The eagerly anticipated effort features a beauty category and the number one slot for the third year in a row went to Beautycounter, the US-based direct seller. Launched in 2013, the company is a leader in the clean beauty sector and uses its trademarked The Never List to bypass the use of more than 1800 ingredients considered harmful or doubtful. The global clean beauty market is expected to reach US$22 billion by 2024 and Fast Company's citation for Beautycounter reads - For pushing its mission of transparency beyond non-toxic ingredients, into mitigating the human toll of the supply chain, starting with mica.

Other top-ranked beauty and personal brands and retailers include Target, the US company , for clearing out 4000 products from its personal care aisles. L'Oréal was praised for investing in inclusion. Unilever received the nod for its efforts in chewable toothpaste tablets, packageless shampoo bars and refillable cosmetics. Sephora made the cut for "embracing experiences".

World's most powerful beauty executive to retire

As CEO and Chairman of L'Oréal, the world's largest beauty company, Jean-Paul Agon can confidently lay claim to the title of most powerful and influential executive in the global beauty industry. Since he took on the role of CEO in 2006 and became chairman in 2011, the French multinational has enjoyed record-breaking results year-on-year. 2019 delivered the best sales growth in a decade - up 8 per cent to 29.87 billion euros (US$33.2 billion).

Agon firmly believes that the beauty market remains very dynamic and credits L'Oréal's "universal presence" for its continuing success. The multinational has had only five chairpersons since it was founded over 100 years ago and has a firm rule that its CEO must retire at the age of 65. Agon, who joined L'Oréal in 1978, reaches that milestone birthday next year and has announced he will retire in the European summer of 2021. The multinational has a tradition of promoting from within and Deputy CEO, Nicholas Hieronimus, is the forerunner to be Agon's successor. But, in a major change, the roles of CEO and Chairman could be separated again, as in the past.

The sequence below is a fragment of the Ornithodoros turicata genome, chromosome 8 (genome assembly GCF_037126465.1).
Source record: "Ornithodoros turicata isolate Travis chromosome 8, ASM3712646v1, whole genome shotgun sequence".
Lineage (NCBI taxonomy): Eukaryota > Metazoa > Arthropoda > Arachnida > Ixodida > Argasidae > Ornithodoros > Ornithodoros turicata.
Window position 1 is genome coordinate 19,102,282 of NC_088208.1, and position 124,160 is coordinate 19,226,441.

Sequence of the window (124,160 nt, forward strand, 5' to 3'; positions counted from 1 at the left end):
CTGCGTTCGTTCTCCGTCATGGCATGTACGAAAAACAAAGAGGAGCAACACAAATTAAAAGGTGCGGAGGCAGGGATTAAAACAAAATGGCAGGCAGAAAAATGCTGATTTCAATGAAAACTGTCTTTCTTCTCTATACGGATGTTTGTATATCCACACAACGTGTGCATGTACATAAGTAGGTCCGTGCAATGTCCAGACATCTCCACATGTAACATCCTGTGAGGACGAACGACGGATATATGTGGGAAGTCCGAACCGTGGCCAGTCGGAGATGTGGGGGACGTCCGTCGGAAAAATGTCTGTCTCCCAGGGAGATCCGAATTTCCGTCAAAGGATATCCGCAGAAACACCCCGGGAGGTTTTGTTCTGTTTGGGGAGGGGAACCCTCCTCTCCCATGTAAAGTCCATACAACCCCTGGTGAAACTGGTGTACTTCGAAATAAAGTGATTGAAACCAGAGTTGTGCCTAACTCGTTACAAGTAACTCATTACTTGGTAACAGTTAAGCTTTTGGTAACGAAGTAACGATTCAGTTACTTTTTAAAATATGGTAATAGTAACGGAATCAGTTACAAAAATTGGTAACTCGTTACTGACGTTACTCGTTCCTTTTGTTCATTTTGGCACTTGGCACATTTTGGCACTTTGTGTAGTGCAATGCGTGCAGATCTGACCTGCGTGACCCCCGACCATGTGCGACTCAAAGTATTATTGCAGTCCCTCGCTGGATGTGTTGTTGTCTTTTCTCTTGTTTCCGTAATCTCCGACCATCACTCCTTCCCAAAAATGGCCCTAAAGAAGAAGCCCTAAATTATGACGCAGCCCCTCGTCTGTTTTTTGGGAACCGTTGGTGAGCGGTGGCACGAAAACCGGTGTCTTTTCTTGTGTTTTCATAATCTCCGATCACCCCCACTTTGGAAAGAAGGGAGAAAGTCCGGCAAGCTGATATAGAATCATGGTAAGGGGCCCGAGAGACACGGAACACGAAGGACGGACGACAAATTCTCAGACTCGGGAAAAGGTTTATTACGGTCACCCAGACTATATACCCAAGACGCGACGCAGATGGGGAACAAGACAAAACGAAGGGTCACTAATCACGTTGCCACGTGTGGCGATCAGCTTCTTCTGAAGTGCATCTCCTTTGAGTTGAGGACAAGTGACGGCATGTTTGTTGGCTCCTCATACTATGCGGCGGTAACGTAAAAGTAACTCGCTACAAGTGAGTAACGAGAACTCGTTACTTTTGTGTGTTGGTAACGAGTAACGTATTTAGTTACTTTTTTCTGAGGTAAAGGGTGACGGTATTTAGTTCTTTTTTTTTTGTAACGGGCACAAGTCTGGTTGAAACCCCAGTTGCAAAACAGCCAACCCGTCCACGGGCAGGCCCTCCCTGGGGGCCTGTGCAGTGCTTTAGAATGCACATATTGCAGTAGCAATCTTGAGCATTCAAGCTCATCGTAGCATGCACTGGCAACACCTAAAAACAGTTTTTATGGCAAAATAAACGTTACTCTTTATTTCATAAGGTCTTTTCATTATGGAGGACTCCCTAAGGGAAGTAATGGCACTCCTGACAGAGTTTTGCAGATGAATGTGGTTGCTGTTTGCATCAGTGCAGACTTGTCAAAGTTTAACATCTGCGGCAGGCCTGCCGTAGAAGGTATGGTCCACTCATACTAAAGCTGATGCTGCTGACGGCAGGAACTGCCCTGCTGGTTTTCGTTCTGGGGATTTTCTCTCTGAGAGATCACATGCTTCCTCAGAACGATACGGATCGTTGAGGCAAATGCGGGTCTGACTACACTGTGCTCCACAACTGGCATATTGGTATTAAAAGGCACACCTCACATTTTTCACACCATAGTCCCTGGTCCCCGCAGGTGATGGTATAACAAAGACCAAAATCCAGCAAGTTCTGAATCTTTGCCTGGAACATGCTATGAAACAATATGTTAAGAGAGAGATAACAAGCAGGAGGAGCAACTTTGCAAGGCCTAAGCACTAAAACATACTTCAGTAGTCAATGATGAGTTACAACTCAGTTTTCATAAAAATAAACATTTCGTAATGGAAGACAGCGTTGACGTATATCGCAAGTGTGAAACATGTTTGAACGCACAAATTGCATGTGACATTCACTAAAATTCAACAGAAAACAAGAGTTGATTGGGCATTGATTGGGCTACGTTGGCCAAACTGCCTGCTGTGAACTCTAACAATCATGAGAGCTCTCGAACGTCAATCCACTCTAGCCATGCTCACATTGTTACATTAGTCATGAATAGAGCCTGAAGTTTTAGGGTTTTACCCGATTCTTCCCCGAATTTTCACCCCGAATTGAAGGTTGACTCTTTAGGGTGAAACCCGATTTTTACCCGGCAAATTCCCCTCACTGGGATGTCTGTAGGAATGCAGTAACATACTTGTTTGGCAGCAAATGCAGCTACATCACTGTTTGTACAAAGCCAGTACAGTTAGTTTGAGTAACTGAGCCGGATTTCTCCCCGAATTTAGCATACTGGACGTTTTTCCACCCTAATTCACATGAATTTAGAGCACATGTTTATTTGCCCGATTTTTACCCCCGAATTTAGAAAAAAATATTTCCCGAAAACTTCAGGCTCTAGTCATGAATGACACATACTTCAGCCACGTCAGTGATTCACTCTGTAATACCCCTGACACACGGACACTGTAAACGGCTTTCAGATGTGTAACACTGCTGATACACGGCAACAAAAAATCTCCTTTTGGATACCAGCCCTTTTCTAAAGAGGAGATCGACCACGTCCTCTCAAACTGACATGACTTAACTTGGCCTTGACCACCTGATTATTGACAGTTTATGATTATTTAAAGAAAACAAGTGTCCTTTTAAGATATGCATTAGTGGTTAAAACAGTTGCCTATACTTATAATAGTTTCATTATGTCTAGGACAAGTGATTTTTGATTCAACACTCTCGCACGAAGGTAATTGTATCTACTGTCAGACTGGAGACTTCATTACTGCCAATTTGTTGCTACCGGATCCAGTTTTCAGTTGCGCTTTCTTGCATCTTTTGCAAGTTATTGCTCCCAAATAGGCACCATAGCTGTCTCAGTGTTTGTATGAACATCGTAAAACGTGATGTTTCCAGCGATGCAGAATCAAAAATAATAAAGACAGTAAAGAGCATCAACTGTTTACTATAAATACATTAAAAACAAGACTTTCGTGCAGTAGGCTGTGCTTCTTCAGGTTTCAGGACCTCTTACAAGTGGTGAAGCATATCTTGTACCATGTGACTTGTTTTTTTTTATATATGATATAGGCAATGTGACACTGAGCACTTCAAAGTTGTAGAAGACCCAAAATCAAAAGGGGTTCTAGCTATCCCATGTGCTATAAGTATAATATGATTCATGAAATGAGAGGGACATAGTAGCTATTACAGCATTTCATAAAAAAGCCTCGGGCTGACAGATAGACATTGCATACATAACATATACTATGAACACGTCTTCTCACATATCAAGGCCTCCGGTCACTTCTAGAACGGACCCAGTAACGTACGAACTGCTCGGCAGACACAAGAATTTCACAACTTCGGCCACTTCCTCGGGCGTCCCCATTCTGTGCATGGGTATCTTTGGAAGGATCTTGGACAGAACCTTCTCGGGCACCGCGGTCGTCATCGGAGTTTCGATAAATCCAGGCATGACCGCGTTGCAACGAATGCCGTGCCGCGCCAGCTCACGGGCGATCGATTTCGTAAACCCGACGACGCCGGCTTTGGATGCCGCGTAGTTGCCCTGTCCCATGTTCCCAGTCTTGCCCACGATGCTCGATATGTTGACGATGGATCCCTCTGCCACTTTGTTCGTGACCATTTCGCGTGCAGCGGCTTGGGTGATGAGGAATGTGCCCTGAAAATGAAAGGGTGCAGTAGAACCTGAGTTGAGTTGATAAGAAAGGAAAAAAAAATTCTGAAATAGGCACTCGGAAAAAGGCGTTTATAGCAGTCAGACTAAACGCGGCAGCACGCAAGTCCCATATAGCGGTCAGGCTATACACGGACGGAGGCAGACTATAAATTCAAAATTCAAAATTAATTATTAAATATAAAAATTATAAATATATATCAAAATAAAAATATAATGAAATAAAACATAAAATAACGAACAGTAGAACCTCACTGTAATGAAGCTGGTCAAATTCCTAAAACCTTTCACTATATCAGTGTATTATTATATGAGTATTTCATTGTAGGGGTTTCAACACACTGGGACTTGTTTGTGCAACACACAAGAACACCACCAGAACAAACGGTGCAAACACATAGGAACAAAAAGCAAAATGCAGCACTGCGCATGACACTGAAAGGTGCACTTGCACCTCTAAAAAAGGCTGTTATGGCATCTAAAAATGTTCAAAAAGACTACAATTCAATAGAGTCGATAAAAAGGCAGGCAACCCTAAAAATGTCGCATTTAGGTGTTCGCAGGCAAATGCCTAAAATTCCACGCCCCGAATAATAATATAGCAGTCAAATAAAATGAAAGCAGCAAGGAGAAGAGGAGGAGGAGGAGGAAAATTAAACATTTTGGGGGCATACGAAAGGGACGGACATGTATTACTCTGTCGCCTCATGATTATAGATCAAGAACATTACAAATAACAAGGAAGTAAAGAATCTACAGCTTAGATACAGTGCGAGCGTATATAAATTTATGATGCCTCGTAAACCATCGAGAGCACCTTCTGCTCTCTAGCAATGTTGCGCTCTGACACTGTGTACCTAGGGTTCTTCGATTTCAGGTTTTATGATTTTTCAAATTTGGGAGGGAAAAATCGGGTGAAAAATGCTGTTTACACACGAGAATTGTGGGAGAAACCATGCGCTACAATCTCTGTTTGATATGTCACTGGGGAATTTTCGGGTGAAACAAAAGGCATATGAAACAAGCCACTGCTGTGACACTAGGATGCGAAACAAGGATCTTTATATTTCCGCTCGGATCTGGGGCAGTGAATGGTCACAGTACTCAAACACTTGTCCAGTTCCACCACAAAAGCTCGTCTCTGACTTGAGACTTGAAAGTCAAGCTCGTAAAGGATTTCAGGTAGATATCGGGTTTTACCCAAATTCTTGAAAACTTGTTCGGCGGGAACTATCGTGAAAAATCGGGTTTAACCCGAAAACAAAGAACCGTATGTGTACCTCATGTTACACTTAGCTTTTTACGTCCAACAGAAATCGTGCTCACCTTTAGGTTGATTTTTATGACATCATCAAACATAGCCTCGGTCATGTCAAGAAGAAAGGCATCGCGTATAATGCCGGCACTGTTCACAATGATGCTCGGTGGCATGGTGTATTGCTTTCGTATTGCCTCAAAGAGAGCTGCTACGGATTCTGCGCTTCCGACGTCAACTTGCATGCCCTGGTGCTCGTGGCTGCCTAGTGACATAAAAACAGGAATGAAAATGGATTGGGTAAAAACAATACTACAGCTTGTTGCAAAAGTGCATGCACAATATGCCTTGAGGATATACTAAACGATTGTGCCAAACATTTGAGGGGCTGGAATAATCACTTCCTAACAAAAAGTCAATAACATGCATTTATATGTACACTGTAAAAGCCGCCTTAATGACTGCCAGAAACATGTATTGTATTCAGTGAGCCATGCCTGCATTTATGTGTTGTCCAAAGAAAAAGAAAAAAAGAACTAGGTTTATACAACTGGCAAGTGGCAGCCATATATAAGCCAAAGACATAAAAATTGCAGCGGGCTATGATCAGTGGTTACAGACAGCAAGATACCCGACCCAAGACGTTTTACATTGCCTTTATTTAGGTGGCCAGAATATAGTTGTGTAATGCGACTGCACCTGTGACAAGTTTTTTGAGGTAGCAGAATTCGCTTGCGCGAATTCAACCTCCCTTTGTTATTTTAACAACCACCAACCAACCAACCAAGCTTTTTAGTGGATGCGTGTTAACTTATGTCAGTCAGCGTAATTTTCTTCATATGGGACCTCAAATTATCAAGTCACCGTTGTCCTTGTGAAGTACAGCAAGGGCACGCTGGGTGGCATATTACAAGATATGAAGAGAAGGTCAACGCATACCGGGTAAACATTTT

Snippets from the Wires

  • Paul Zahra was General Manager - Cosmetics for David Jones from 1999 to 2003. During that time he negotiated the exclusive launches of Giorgio Armani Beauty, Jo Malone, Sisley and Ella Baché in the department store. Zahra rose through the ranks to become CEO and Managing Director for four years from 2010 to 2014. Since leaving David Jones, he has forged a successful career path as a strategic advisor to leading companies and is a non-executive director of Aesthetics Australia, the parent company of Laser Clinics. Zahra has been appointed the CEO of the Australian Retailers Association, the country's largest retail industry association with 7500 members.
  • Sun protection products are one of the fastest-growing areas of personal care. According to Fact.MR, more than one billion sun protection products were sold worldwide in 2018, generating revenues of US$12.99 billion. L'Oréal has plenty of skin in the game from the iconic Ambre Solaire brand to La Roche-Posay's ground-breaking Anthelios lineup. The company has gained three new patents for sun protection products with higher SPFs, whitening benefits and skincare properties which reduce the appearance of wrinkles, pores, scars and pigmentation marks.
  • With all the publicity surrounding BNPL (buy-now-pay-later) services such as Afterpay and Zip Pay, they still account for only 8 per cent of e-commerce transactions in Australia, reveals Worldpay, the global fintech firm. But the stat hides the reality that nearly two million Australians used a BNPL product in 2019, a figure estimated to double to four million by 2023. Prestige beauty brands, in particular, have benefited from BNPL services because of their popularity with Millennial and Gen Z consumers.